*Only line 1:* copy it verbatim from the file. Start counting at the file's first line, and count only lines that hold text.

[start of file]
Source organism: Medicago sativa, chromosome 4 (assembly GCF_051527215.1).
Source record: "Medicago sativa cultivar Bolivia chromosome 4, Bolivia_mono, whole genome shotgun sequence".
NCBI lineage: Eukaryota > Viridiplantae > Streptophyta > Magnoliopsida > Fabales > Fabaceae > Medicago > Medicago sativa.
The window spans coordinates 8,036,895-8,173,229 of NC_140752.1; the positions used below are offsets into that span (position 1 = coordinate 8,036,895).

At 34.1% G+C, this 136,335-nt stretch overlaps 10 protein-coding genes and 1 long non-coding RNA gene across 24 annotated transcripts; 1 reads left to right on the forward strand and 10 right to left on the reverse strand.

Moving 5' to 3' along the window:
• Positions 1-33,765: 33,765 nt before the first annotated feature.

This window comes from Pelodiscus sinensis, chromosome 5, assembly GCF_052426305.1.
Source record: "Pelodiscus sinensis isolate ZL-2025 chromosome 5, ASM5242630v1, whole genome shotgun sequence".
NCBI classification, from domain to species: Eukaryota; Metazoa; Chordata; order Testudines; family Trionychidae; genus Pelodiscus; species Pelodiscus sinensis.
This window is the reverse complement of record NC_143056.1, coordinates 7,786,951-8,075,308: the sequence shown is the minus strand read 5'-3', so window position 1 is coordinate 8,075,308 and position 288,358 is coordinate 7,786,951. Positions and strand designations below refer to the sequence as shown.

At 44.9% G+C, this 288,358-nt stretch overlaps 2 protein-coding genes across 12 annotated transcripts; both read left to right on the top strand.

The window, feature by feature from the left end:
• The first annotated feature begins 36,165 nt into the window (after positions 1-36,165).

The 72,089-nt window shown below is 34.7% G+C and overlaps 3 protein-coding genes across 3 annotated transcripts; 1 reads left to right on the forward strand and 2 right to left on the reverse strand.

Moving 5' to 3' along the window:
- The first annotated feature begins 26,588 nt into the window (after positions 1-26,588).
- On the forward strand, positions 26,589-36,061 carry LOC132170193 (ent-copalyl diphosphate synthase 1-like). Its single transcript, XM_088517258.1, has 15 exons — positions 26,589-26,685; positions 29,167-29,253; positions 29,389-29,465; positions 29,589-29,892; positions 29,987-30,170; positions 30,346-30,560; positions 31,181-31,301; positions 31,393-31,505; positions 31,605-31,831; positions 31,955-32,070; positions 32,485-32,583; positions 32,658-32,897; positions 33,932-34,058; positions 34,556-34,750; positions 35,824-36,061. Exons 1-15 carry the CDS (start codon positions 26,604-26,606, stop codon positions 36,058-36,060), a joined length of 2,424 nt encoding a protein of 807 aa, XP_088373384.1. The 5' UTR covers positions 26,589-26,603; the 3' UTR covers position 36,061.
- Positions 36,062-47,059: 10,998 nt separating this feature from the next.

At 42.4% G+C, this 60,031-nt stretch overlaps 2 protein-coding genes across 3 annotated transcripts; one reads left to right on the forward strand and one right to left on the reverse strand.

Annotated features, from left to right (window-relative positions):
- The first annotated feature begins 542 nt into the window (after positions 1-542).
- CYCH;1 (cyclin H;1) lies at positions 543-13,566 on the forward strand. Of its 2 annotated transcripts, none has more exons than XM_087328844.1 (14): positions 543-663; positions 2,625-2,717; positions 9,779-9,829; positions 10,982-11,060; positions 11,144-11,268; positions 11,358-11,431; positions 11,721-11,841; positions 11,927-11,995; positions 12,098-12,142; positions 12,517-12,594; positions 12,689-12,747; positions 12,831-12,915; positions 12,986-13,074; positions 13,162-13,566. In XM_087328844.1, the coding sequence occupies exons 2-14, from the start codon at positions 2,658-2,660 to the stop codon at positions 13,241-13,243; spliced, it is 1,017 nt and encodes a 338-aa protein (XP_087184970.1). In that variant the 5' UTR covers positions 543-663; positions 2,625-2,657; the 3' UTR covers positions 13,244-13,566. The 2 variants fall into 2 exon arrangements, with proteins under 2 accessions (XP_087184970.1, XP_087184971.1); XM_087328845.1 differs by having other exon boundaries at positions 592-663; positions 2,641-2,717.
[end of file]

Source organism: Medicago sativa, chromosome 4 (assembly GCF_051527215.1).